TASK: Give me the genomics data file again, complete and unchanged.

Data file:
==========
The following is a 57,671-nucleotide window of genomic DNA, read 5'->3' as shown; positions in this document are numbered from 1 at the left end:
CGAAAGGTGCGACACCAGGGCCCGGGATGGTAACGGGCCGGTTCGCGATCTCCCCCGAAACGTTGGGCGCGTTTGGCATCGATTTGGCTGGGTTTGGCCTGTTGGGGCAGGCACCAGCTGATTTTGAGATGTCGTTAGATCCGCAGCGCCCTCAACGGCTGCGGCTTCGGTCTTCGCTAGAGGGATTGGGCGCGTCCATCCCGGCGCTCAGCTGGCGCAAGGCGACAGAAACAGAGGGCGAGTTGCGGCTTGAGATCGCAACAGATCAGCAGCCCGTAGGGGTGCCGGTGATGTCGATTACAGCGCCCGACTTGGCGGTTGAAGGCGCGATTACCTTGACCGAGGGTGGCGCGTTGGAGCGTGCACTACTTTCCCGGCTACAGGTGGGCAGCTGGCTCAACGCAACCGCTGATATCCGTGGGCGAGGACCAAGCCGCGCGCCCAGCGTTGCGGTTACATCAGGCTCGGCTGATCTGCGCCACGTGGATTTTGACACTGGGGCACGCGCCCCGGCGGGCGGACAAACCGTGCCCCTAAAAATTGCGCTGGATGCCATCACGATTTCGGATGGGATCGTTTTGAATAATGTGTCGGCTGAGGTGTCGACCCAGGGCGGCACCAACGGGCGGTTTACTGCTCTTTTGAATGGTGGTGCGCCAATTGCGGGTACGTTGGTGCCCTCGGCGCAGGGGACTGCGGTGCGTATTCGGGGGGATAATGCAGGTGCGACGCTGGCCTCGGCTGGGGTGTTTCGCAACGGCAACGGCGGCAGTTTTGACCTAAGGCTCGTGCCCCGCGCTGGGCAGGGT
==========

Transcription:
The following is a 57,671-nucleotide window of genomic DNA, read 5'->3' as shown; positions in this document are numbered from 1 at the left end:
CGAAAGGTGCGACACCAGGGCCCGGGATGGTAACGGGCCGGTTCGCGATCTCCCCCGAAACGTTGGGCGCGTTTGGCATCGATTTGGCTGGGTTTGGCCTGTTGGGGCAGGCACCAGCTGATTTTGAGATGTCGTTAGATCCGCAGCGCCCTCAACGGCTGCGGCTTCGGTCTTCGCTAGAGGGATTGGGCGCGTCCATCCCGGCGCTCAGCTGGCGCAAGGCGACAGAAACAGAGGGCGAGTTGCGGCTTGAGATCGCAACAGATCAGCAGCCCGTAGGGGTGCCGGTGATGTCGATTACAGCGCCCGACTTGGCGGTTGAAGGCGCGATTACCTTGACCGAGGGTGGCGCGTTGGAGCGTGCACTACTTTCCCGGCTACAGGTGGGCAGCTGGCTCAACGCAACCGCTGATATCCGTGGGCGAGGACCAAGCCGCGCGCCCAGCGTTGCGGTTACATCAGGCTCGGCTGATCTGCGCCACGTGGATTTTGACACTGGGGCACGCGCCCCGGCGGGCGGACAAACCGTGCCCCTAAAAATTGCGCTGGATGCCATCACGATTTCGGATGGGATCGTTTTGAATAATGTGTCGGCTGAGGTGTCGACCCAGGGCGGCACCAACGGGCGGTTTACTGCTCTTTTGAATGGTGGTGCGCCAATTGCGGGTACGTTGGTGCCCTCGGCGCAGGGGACTGCGGTGCGTATTCGGGGGGATAATGCAGGTGCGACGCTGGCCTCGGCTGGGGTGTTTCGCAACGGCAACGGCGGCAGTTTTGACCTAAGGCTCGTGCCCCGCGCTGGGCAGGGT